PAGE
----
Assange is not a terrorist. But he has put the lives of the very people we rely on to fight the Taliban and AQ in serious danger. Giving aid and comfort to the enemy would be treason, were he a US citizen. Play word games if you wish, but for all practical purposes this man is aligned with the enemy. There’s a war on, whether you want to take it seriously or not. Does it matter that Charlie Manson didn’t murder anyone? That he wasn’t even present when the murders were committed? Convicted of murder, though. Does it matter?

        • Asur said, on December 10, 2010 at 11:12 pm

          “…for all practical purposes this man is aligned with the enemy.”

          This is simply not true. To be an ally to something is to engage in work specifically for its benefit. Rather, what appears to be the case is that Assange is working toward a goal that is unconcerned with the harm or benefit such work may bring to either the US or to the enemies of the US. That may mean he poses a threat, but this is different from alliance with ‘the enemy’.

          If anything, Assange is simply allied to a kind of anarchic ideology he perceives as a humanitarian cause.

          • WTP said, on December 11, 2010 at 12:30 am

            Asur, as much as I respect the perspectives you present here, I shall now go all Mike-y on you…bear with me, as I am only an apprentice at this skill…

            I did say “for all practical purposes”, this does not say that he is doing X, just that he might as well be doing X. Now for X…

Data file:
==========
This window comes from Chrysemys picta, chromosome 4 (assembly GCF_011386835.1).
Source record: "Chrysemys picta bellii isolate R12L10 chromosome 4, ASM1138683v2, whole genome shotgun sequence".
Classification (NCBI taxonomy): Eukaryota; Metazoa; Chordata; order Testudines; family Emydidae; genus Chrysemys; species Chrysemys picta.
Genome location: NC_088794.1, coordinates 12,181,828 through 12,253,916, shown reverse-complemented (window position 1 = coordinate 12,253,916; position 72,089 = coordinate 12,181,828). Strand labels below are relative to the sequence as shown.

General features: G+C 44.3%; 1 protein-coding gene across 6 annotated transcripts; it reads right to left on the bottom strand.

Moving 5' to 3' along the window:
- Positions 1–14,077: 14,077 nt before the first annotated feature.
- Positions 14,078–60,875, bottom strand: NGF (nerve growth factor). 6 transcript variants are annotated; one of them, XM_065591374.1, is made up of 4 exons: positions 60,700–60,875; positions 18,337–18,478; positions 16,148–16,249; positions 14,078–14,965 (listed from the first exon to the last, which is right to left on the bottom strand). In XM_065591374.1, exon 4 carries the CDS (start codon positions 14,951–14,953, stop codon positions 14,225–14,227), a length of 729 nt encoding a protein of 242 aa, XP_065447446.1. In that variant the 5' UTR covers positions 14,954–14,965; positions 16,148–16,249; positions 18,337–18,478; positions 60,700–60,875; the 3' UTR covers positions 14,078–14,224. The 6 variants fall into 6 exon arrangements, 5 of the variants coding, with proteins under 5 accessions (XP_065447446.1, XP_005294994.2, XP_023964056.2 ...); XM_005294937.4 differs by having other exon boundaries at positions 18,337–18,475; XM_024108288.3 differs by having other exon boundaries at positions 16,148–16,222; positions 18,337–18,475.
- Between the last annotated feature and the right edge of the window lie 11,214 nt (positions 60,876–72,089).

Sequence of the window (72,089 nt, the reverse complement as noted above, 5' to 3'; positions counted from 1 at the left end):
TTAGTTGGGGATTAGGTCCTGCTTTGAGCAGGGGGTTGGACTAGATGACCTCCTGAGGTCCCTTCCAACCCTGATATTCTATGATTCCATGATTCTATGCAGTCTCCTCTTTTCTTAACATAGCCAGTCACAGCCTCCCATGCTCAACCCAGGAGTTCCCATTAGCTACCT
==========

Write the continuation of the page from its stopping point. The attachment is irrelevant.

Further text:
I did not say allied but aligned. Like wheel alignment on a car. His efforts are in parallel, as the actions of both Assange and the Taliban/AQ seek to degrade the ability of the United States and its allies to execute the war. Again, for all practical purposes. The Taliban/AQ could not possibly dream of developing and deploying the resources necessary to obtain the volume and detail of information that Assange has made available to them for free. And he did so knowingly and willingly, with absolutely no regard for the people who will die because of the actions he chose.

            • Asur said, on December 11, 2010 at 3:15 am

              Hmm, these are good points. I do agree with you that WikiLeaks has harmed US interests (though, philosophically, it’s hard for me to refrain from debating that ‘if X is a meaningful division relative a given thing, then that thing either is or is not X’ — Magus would probably correctly identify that urge as the intellectual in me).

              So, granting that Assange’s recent actions have coincided with the interests of the Taliban/AQ, of real interest to me is that it seems that his /intent/ has not; in other words, the performative agreement is accidental.

              Now, I also agree with your point that, from a practical standpoint, performative agreement is all that should matter as far as the US is concerned.

              The reason Assange’s intent is important to me is that I can’t seem to dismiss his ideology as being clearly wrong. That gives me pause, and makes me want to debate and explore the issue.

            • Michael LaBossiere said, on December 12, 2010 at 11:13 am

              Not “Mike-Y”, it is “LaBossiereian”-a term coined by my advisor in grad school. 🙂

            • T. J. Babson said, on December 14, 2010 at 11:07 pm

              LaBossiereian–kind of like Yossarian, but longer…

            • Michael LaBossiere said, on December 15, 2010 at 2:28 pm

              Much longer.

  6. T. J. Babson said, on December 8, 2010 at 2:39 pm

    Is Tyler Durden a terrorist? The Joker?

  7. T. J. Babson said, on December 14, 2010 at 4:41 pm

    Excellent analysis. Also, the author, George Friedman, writes a lot like Mike…